Hugh Fulford: Biblical Illiteracy
A number of years ago I was teaching an adult Bible class and made the passing remark that many people think that the forbidden fruit of which Eve ate was an apple but that the Bible does not actually identify the fruit.An elderly lady from the back of the class spoke up and said that the Bible did say it was an apple.I kindly suggested that we turn to Genesis 3 and read the account.Of course, when we did so, it was easy to see that the kind of fruit of which Eve (and, later, Adam) ate is not identified.Not to be outdone, the good lady said, “Well, it could have been an apple!”We all had a good laugh, but the point was made that many people often think the Bible says a certain thing, teaches a certain doctrine, or authorizes a certain practice when, upon investigation, many of the things frequently attributed to the Bible are not actually found in the Scriptures.
Tradition says that three wise men came to visit the child Jesus, yet when the biblical record is consulted one does not find the number of the wise men given (Matthew 2:1-12).The title “Reverend” is commonly applied to preachers, yet the word appears but once in our English translations (Psalms 111:9), and there it is applied to God.And while it is true that the root from which the word comes is found in many places in scripture to refer to holy and sacred things, Jesus forbade the wearing of religious titles of distinction (Matthew 23:8-9).
When I was a very young preacher I was conducting a meeting in a southern state and staying in the home of one of the leaders of the church.He was a good man, loved the church, and had raised a good family of faithful Christian children.How shocked I was when one evening after the services he asked, “Hugh, how old was Jesus when He joined the church?”Since I thought he was being facetious, I came within a gnat’s whisker of laughing in his face.I caught myself just in time to realize that he was dead serious.Now, it is certainly true that Christ and the church enjoy an intimate relationship.The church is the body of which Christ is the head.For an understanding of Christ’s relationship to the church one needs to read and digest the first three chapters of Ephesians.But the church did not exist in historical reality during the earthly ministry of Christ, and Jesus never “joined” the church in the sense in which people today talk about “joining” the church.In fact, the whole concept of “joining” the church is deserving of deeper study, for the Bible speaks more in terms of a person being saved from his or her sins and being “added” to the church than it does of “joining” the church (Acts 2:41, 47).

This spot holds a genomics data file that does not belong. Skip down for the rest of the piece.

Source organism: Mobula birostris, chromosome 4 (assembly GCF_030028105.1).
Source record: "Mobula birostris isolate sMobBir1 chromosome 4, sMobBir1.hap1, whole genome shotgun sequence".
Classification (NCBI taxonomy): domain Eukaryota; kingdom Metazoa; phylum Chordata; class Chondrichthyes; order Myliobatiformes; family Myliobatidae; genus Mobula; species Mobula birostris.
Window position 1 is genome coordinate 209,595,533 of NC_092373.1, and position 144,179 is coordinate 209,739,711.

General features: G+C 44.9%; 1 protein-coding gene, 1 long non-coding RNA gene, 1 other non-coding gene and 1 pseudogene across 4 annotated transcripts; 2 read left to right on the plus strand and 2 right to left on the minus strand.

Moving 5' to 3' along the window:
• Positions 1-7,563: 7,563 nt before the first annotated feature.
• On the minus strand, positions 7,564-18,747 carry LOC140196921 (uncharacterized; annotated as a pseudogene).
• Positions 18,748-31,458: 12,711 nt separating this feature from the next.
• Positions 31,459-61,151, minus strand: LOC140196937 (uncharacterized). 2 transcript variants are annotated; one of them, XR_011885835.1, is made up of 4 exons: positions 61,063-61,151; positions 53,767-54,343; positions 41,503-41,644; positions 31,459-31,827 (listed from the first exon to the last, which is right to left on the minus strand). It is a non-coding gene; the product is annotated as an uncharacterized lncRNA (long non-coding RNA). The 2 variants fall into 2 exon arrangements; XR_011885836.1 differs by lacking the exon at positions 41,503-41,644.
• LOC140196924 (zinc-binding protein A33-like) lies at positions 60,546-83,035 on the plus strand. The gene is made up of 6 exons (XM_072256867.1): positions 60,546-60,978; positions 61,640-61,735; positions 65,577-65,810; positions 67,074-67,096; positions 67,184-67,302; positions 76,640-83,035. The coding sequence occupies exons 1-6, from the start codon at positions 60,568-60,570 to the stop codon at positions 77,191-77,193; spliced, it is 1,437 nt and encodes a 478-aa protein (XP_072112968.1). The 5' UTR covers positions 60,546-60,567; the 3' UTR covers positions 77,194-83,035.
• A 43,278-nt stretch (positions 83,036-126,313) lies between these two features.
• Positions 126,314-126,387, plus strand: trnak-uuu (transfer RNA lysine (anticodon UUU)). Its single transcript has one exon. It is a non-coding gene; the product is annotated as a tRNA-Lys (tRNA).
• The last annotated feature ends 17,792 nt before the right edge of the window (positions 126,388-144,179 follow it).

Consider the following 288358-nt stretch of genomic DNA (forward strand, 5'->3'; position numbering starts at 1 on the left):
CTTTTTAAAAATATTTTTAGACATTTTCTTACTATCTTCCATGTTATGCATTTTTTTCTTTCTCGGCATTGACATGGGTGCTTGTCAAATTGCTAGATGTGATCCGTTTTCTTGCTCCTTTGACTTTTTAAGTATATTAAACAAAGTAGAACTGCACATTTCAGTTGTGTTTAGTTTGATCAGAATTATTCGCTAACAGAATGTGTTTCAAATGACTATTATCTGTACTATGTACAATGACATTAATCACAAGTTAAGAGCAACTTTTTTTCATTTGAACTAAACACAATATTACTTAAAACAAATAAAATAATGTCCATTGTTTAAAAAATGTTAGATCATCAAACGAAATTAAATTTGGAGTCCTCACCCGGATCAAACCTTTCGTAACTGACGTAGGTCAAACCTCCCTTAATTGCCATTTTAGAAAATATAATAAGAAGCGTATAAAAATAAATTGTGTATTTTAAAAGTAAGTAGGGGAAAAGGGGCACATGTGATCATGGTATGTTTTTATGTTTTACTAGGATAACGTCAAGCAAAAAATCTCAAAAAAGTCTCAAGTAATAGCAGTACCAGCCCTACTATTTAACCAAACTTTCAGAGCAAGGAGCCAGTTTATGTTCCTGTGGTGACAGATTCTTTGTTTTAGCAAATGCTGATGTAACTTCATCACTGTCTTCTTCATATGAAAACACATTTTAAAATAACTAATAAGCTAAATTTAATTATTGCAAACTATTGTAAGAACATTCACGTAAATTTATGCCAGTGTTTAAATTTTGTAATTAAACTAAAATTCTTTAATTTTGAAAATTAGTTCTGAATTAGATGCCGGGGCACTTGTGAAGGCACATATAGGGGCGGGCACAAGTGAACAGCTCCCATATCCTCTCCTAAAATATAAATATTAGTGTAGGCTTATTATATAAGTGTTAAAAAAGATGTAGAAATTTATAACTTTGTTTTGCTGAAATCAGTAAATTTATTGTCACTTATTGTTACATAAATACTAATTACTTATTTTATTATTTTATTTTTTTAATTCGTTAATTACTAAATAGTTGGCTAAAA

In a certain city where I once lived a preacher of a particular denomination conducted a daily radio program designed to spread the beliefs of his church.His knowledge of both the Scriptures and basic grammar was highly suspect.On one occasion he cited Paul’s admonition, “Put on the whole armor of God, that you may stand against the wiles of the devil” (Ephesians 6:11).He then observed, “Yes, the Bible says the devil is wild, and he is getting wilder ever’ day!”While his observation likely was true, there is a vast difference between the “wiles” of the devil and the fact that the devil may also be “wild.”
We need to be diligent students of the Bible.People sometimes show their ignorance of the Bible by speaking against things the Bible clearly endorses.Desiring to appear to know more than they do, they oppose things the Bible commends.At the same time, not everything that is said to be taught in the Scriptures is actually taught in the Scriptures.Of the Bereans it is said: “These were more noble than those in Thessalonica, in that they received the word with all readiness of mind, and searched the Scriptures daily whether these things were so” (Acts 17:11).Paul exhorted: “Test all things; hold fast what is good” (I Thessalonians 5:21).We need to be diligently engaged in such today.
Hugh’s news and Views
April 24, 2012